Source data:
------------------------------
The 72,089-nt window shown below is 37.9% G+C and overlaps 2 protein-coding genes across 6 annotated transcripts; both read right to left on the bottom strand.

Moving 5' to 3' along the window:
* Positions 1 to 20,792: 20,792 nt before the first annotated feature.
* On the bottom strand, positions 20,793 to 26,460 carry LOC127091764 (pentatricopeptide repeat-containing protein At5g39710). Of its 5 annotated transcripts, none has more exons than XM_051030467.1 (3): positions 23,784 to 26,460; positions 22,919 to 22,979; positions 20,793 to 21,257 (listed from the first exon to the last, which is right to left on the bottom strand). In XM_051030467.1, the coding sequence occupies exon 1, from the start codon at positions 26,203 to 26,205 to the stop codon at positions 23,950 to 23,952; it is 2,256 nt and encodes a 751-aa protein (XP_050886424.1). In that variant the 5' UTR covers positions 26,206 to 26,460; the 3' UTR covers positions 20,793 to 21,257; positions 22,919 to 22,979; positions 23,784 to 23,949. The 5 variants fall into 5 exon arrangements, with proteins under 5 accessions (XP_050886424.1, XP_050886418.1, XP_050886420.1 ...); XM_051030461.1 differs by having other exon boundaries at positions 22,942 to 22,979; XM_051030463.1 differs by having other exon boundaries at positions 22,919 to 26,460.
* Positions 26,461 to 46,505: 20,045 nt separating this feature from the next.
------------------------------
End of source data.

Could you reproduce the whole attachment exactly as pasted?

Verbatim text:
The 72,089-nt window shown below is 37.9% G+C and overlaps 2 protein-coding genes across 6 annotated transcripts; both read right to left on the bottom strand.

Moving 5' to 3' along the window:
* Positions 1 to 20,792: 20,792 nt before the first annotated feature.
* On the bottom strand, positions 20,793 to 26,460 carry LOC127091764 (pentatricopeptide repeat-containing protein At5g39710). Of its 5 annotated transcripts, none has more exons than XM_051030467.1 (3): positions 23,784 to 26,460; positions 22,919 to 22,979; positions 20,793 to 21,257 (listed from the first exon to the last, which is right to left on the bottom strand). In XM_051030467.1, the coding sequence occupies exon 1, from the start codon at positions 26,203 to 26,205 to the stop codon at positions 23,950 to 23,952; it is 2,256 nt and encodes a 751-aa protein (XP_050886424.1). In that variant the 5' UTR covers positions 26,206 to 26,460; the 3' UTR covers positions 20,793 to 21,257; positions 22,919 to 22,979; positions 23,784 to 23,949. The 5 variants fall into 5 exon arrangements, with proteins under 5 accessions (XP_050886424.1, XP_050886418.1, XP_050886420.1 ...); XM_051030461.1 differs by having other exon boundaries at positions 22,942 to 22,979; XM_051030463.1 differs by having other exon boundaries at positions 22,919 to 26,460.
* Positions 26,461 to 46,505: 20,045 nt separating this feature from the next.